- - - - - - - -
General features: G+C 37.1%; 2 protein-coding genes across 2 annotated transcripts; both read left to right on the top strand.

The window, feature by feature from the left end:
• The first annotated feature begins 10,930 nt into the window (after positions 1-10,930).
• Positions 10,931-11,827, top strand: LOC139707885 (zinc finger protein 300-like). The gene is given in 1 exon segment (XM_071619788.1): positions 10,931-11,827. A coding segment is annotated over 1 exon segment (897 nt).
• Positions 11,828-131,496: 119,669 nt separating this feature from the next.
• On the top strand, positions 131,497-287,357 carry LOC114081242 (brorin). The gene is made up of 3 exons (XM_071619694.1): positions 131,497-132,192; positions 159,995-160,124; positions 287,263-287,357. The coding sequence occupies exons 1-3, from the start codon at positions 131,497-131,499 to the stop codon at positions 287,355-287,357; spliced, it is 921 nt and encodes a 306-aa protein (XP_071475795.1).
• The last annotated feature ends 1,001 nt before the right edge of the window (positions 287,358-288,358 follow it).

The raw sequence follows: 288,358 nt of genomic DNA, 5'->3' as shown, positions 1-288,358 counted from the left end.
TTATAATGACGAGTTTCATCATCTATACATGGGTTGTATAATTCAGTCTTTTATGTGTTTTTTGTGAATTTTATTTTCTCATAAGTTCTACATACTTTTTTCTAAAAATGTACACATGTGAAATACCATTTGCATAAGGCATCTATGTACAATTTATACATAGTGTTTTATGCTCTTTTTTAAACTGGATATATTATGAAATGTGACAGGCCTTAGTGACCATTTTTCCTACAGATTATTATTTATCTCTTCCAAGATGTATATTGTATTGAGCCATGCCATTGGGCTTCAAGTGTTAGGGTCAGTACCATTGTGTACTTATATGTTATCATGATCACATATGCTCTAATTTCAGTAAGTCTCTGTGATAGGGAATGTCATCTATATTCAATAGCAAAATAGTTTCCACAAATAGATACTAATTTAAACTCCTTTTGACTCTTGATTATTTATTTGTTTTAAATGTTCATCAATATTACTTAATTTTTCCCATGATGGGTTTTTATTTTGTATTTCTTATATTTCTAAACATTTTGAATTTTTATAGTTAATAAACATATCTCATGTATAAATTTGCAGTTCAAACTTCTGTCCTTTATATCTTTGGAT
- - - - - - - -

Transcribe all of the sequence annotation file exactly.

General features: G+C 37.1%; 2 protein-coding genes across 2 annotated transcripts; both read left to right on the top strand.

The window, feature by feature from the left end:
• The first annotated feature begins 10,930 nt into the window (after positions 1-10,930).
• Positions 10,931-11,827, top strand: LOC139707885 (zinc finger protein 300-like). The gene is given in 1 exon segment (XM_071619788.1): positions 10,931-11,827. A coding segment is annotated over 1 exon segment (897 nt).
• Positions 11,828-131,496: 119,669 nt separating this feature from the next.
• On the top strand, positions 131,497-287,357 carry LOC114081242 (brorin). The gene is made up of 3 exons (XM_071619694.1): positions 131,497-132,192; positions 159,995-160,124; positions 287,263-287,357. The coding sequence occupies exons 1-3, from the start codon at positions 131,497-131,499 to the stop codon at positions 287,355-287,357; spliced, it is 921 nt and encodes a 306-aa protein (XP_071475795.1).
• The last annotated feature ends 1,001 nt before the right edge of the window (positions 287,358-288,358 follow it).

The raw sequence follows: 288,358 nt of genomic DNA, 5'->3' as shown, positions 1-288,358 counted from the left end.
TTATAATGACGAGTTTCATCATCTATACATGGGTTGTATAATTCAGTCTTTTATGTGTTTTTTGTGAATTTTATTTTCTCATAAGTTCTACATACTTTTTTCTAAAAATGTACACATGTGAAATACCATTTGCATAAGGCATCTATGTACAATTTATACATAGTGTTTTATGCTCTTTTTTAAACTGGATATATTATGAAATGTGACAGGCCTTAGTGACCATTTTTCCTACAGATTATTATTTATCTCTTCCAAGATGTATATTGTATTGAGCCATGCCATTGGGCTTCAAGTGTTAGGGTCAGTACCATTGTGTACTTATATGTTATCATGATCACATATGCTCTAATTTCAGTAAGTCTCTGTGATAGGGAATGTCATCTATATTCAATAGCAAAATAGTTTCCACAAATAGATACTAATTTAAACTCCTTTTGACTCTTGATTATTTATTTGTTTTAAATGTTCATCAATATTACTTAATTTTTCCCATGATGGGTTTTTATTTTGTATTTCTTATATTTCTAAACATTTTGAATTTTTATAGTTAATAAACATATCTCATGTATAAATTTGCAGTTCAAACTTCTGTCCTTTATATCTTTGGAT